Author Contributions

S.A. in conceptualization, methodology, validation. Analysis, investigation, data curation, wiring original draft preparation, visualization. B.O. in conceptualization, resources, writing-review and editing, funding acquisition. K.C. in writing review and editing, funding acquisition. M.O. in writing- review and editing, funding acquisition. D.K. in writing review and editing, funding acquisition. L.R.Q. in conceptualization, investigation, resources, writing review and editing, supervision, funding, acquisition. All authors have read and agreed to the published version of the manuscript.

Funding

This research was funded by Enterprise Ireland Disruptive technology (DTIF), grant number [DT20180123].

Institutional Review Board Statement

Not applicable.

Informed Consent Statement

Not applicable.

Data Availability Statement

The data underlying this article will be shared on reasonable request to the corresponding author.

Acknowledgments

No other persons have made substantial contributions to this manuscript. This research was funded by Enterprise Ireland Disruptive Technology (DTIF), grant number DT20180123.

Conflicts of Interest

The authors declare no conflict of interest.

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Figure 1. Irreversible electroporation experiment setup. Cell suspensions within a 4 mm gap cuvette placed in an external field (A) of monophasic pulses of different number and voltages in 1 Hz frequency as inter pulse interval and 100 us duration (B).
Figure 1. Irreversible electroporation experiment setup. Cell suspensions within a 4 mm gap cuvette placed in an external field (A) of monophasic pulses of different number and voltages in 1 Hz frequency as inter pulse interval and 100 us duration (B).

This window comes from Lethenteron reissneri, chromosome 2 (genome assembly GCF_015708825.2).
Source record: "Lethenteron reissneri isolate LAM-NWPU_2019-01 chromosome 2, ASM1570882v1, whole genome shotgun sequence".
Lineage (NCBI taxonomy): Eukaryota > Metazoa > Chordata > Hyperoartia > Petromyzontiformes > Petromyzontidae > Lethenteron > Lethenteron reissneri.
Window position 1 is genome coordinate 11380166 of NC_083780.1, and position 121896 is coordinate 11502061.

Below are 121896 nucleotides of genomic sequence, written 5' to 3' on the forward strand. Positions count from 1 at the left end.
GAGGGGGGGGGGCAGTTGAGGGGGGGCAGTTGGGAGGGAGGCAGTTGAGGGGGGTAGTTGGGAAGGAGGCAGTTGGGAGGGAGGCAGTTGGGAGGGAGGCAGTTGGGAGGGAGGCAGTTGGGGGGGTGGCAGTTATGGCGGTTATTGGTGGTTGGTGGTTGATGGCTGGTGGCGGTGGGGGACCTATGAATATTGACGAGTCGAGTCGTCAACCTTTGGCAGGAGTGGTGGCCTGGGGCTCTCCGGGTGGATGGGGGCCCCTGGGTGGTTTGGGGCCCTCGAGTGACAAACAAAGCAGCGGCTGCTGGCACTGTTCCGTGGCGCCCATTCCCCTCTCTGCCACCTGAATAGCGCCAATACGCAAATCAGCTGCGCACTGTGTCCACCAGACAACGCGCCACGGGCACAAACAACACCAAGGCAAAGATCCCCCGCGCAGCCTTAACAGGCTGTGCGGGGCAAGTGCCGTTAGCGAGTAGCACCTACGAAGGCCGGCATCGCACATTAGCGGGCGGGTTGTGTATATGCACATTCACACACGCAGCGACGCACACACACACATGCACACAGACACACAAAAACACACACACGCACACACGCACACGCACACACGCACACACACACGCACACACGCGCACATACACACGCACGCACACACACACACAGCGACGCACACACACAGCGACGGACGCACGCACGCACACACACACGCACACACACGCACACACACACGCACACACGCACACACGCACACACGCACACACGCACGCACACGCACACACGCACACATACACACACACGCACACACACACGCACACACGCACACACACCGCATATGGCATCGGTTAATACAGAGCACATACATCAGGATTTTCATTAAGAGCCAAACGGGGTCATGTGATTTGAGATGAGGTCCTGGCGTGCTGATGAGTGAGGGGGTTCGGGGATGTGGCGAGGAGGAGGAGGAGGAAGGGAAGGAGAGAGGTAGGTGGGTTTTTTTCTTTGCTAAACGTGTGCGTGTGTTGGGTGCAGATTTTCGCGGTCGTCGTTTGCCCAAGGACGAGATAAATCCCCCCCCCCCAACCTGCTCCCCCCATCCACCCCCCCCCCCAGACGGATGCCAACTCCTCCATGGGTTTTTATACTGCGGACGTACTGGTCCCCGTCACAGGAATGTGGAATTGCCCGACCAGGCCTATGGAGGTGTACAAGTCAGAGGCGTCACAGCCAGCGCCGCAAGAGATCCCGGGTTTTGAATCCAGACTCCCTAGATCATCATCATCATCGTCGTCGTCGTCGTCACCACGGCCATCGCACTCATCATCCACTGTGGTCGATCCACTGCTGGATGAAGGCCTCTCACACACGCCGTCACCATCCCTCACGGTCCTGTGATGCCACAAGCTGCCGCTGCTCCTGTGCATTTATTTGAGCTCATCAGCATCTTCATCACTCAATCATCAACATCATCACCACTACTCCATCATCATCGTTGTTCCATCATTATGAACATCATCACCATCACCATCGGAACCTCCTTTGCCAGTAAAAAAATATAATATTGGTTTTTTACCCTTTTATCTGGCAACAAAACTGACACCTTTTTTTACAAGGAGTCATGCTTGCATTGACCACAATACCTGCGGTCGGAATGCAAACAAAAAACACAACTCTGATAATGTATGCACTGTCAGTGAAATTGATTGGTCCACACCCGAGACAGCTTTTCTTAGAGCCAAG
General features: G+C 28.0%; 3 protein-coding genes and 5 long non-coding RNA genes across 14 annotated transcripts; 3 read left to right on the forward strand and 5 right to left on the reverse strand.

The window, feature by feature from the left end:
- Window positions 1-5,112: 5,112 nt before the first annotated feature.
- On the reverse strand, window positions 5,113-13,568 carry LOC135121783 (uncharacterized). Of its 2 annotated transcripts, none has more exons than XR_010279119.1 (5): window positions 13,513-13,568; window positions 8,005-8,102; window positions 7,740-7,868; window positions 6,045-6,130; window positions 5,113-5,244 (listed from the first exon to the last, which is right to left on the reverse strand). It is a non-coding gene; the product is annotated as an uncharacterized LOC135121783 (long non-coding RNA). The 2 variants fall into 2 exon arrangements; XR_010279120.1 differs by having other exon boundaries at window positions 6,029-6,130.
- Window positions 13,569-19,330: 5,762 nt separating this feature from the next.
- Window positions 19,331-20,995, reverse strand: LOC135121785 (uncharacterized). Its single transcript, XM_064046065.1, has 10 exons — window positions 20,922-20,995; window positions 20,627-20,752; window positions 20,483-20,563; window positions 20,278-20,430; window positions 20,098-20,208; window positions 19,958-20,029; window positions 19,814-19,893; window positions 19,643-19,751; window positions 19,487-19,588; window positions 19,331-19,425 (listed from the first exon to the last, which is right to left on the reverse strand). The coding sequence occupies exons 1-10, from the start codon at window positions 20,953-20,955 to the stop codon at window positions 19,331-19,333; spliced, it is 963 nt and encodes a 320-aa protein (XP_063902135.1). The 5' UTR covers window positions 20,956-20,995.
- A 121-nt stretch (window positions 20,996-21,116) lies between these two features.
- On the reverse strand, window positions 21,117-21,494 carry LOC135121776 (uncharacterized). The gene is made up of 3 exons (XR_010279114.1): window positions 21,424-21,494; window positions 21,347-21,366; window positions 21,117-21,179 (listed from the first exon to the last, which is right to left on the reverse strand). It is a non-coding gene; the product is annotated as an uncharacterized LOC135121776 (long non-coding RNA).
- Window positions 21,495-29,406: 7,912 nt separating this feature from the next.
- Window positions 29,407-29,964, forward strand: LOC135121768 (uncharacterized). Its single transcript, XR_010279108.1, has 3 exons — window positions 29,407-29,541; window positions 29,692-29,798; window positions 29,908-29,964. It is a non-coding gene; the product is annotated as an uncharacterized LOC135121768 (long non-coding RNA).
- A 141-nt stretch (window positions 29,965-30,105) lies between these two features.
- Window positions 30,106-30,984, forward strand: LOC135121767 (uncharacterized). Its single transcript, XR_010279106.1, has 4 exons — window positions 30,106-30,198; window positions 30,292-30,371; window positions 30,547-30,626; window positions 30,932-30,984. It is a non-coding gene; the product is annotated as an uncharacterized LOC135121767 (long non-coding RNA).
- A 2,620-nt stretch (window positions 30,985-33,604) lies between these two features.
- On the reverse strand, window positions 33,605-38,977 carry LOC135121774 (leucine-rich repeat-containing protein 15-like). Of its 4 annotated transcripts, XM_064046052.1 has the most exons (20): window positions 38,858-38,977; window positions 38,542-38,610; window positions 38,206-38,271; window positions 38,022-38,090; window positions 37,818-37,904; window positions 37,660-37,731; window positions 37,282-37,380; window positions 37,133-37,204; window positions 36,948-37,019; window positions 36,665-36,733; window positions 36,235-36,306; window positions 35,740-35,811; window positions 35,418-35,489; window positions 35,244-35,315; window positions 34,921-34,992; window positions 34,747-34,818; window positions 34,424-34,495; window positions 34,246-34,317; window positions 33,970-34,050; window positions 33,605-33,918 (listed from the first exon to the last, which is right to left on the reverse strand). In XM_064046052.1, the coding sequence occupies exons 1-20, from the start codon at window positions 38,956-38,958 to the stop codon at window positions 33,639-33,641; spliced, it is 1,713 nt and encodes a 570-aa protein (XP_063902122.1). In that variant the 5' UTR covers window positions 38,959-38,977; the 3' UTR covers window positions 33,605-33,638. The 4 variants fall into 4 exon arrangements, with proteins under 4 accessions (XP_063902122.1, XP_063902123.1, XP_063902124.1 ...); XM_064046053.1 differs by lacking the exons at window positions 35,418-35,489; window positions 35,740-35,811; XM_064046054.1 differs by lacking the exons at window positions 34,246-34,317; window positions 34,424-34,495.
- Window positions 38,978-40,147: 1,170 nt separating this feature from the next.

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Figure 2. Neuronal viability is reduced by increasing electric field strength. The percentage of cell viability was normalised against control cells (no electroporation) in PC12 (A), F11 (B), and SH-S5Y5 (C) cells. (D) In PC12 suspension cells, there was a significant difference at 1000 and 1250 V/cm at 30, 50, and 60 pulses. (E) In F11 suspension cells, the cell viability was significantly reduced at 1000 V/cm of 30, 50, and 60 pulses and at 1250 V/cm at 10, 30, 50, and 60 pulses. (F) In SH-S5Y5 cells, at 30, 50, and 60 pulses cell viability significantly reduced. While the origin of these neuronal cell lines is different, no significant difference was observed at the threshold field strength of 1000 V/cm (G) and 1250 V/cm (H) among the neuronal lines with the exception of the difference between PC12 and SH-S5Y5 at 30 pulses. All data shown as mean ± SEM. Statistical significance performed using paired t-test and two-way ANOVA (* p < 0.05, ** p < 0.005, *** p < 0.001). Scale bar is 100 μm.
Figure 2. Neuronal viability is reduced by increasing electric field strength. The percentage of cell viability was normalised against control cells (no electroporation) in PC12 (A), F11 (B), and SH-S5Y5 (C) cells. (D) In PC12 suspension cells, there was a significant difference at 1000 and 1250 V/cm at 30, 50, and 60 pulses. (E) In F11 suspension cells, the cell viability was significantly reduced at 1000 V/cm of 30, 50, and 60 pulses and at 1250 V/cm at 10, 30, 50, and 60 pulses. (F) In SH-S5Y5 cells, at 30, 50, and 60 pulses cell viability significantly reduced. While the origin of these neuronal cell lines is different, no significant difference was observed at the threshold field strength of 1000 V/cm (G) and 1250 V/cm (H) among the neuronal lines with the exception of the difference between PC12 and SH-S5Y5 at 30 pulses. All data shown as mean ± SEM. Statistical significance performed using paired t-test and two-way ANOVA (* p < 0.05, ** p < 0.005, *** p < 0.001). Scale bar is 100 μm.